Cochlear implants (CIs) have revolutionised the management of severe-to-profound hearing loss in adults and children throughout the developed world. For adults whose hearing loss has exceeded the capabilities of hearing aids, CIs have meant the ability to understand speech is returned, bringing relief from social isolation and a huge improvement in quality of life. Seeing this occur regularly is the most rewarding part of my work as an otologist.
Guitar et al,1 in this issue of the Journal, have shown that people on the Northern Cochlear Implant Programme’s waiting list had worse self-reported indices of mental and physical health than those who had received cochlear implants.1
It must be remembered that the people on the adult waiting list are by no means the only people with potentially compromised mental and physical health due to their acquired hearing loss. Whilst CIs have been available in New Zealand since 1987, the intervention still has a low profile. I have no doubt that there is a significant unmet need in the community.
It is not uncommon to meet patients who have had hearing levels which would have made them CI candidates for decades prior to their referral and subsequent implantation. My clinical (but untested) impression is that when people like this have been placed on the waiting list they have a great deal of hope which may actually improve their outlook on life. Whilst funding for cochlear implantation has certainly improved, this large unmet need means that the referrals keep coming.
CIs are expensive. The approximate cost of a (single) CI including surgery and support for 12 months is NZ$50,000. This large “up front” cost for what is principally a publicly funded service is one of the reasons for long waiting lists.
What are the current waiting list issues? An excellent summary of adult funding issues was provided by Robert Gunn in a previous editorial in thisJournal in 2010.2 Since that time funding has improved. The Ministry of Health manages to “find” extra funding on a one-off basis relatively regularly which the cochlear implant programmes gratefully accept.
Our requests for increased guaranteed funding was met earlier this year with funding now for 60 adult implants for the country per year, up from 40 prior to 2013. Extra adults are implanted privately and through charitable means. This extra funding has meant that there is no longer anyone waiting over 2 years in New Zealand, which is a significant improvement.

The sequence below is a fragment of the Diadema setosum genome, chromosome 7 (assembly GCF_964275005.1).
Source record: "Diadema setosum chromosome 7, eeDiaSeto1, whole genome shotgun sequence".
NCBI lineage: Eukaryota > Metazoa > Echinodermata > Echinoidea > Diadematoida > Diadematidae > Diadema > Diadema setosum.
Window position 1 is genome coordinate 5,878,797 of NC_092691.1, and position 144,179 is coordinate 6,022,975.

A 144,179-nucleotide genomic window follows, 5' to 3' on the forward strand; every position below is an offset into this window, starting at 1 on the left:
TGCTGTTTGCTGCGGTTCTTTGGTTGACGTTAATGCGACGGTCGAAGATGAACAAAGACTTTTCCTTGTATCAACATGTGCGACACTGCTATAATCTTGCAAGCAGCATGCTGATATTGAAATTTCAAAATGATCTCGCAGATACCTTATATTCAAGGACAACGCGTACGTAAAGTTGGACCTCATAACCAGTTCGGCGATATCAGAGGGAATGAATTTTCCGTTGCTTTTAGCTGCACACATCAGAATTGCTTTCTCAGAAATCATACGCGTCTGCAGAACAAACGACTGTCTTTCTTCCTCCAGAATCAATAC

Whilst the 50% increase in funding for adults is a big step in the right direction, waiting list numbers remain high. Currently there are 142 adults on the combined waiting lists of New Zealand’s two cochlear implant programmes.
Demand for bilateral CIs in children will also stress funding. There is now very good evidence that congenitally deafened children are better managed with bilateral CIs.3,4 At the present time in New Zealand, children have effectively “on demand” access to a single CI. A proportion of parents fund a second implant privately through fundraising of various sorts, but there is increasing pressure to have these funded by the State. Many adults also perform significantly better with bilateral CIs but given all of our other issues no-one is asking for state funding for these.
With improving technology and device performance, CIs are becoming indicated for individuals with better hearing than in the past. There is also evidence for their efficacy in people with significant unilateral deafness.5 All of these factors add up to a growing list of candidates and more pressure on funding.
A significant long-term financial issue is the problem of upgrading the speech processor (outside) portion of the CI system. Due to wear and tear this needs to be done every 6–8 years at a cost of approximately NZ$10,000. There is another advantage in upgrading, there are significant technological advances which generally are measurably different over a similar time span. At the present time CI programmes commit to providing replacement speech processors indefinitely for publicly implanted patients. This is a huge long-term financial commitment of dubious sustainability.
Aside from the obvious solution—i.e. greatly increased funding— are there any other changes that could help ease funding pressures? The Australian Government does not provide CI upgrades after early adulthood. New Zealand could adopt a similar policy or could perhaps subsidise upgrades in the way they do with hearing aids.
The initial cost of a CI is prohibitive to many. Various ways of part-funding have been explored by our CI programmes but there are significant challenges to making these sorts of schemes equitable.
In summary, the paper by Guitar et al makes a strong case for increased funding for adult cochlear implants in New Zealand. Severe-to-profound hearing loss has a huge impact on the social, mental and physical wellbeing of sufferers and it has a reliable, effective treatment.
The success of cochlear implantation has created funding headaches for the CI programmes and their funders but an increasing number of New Zealanders are benefitting from this life-changing intervention.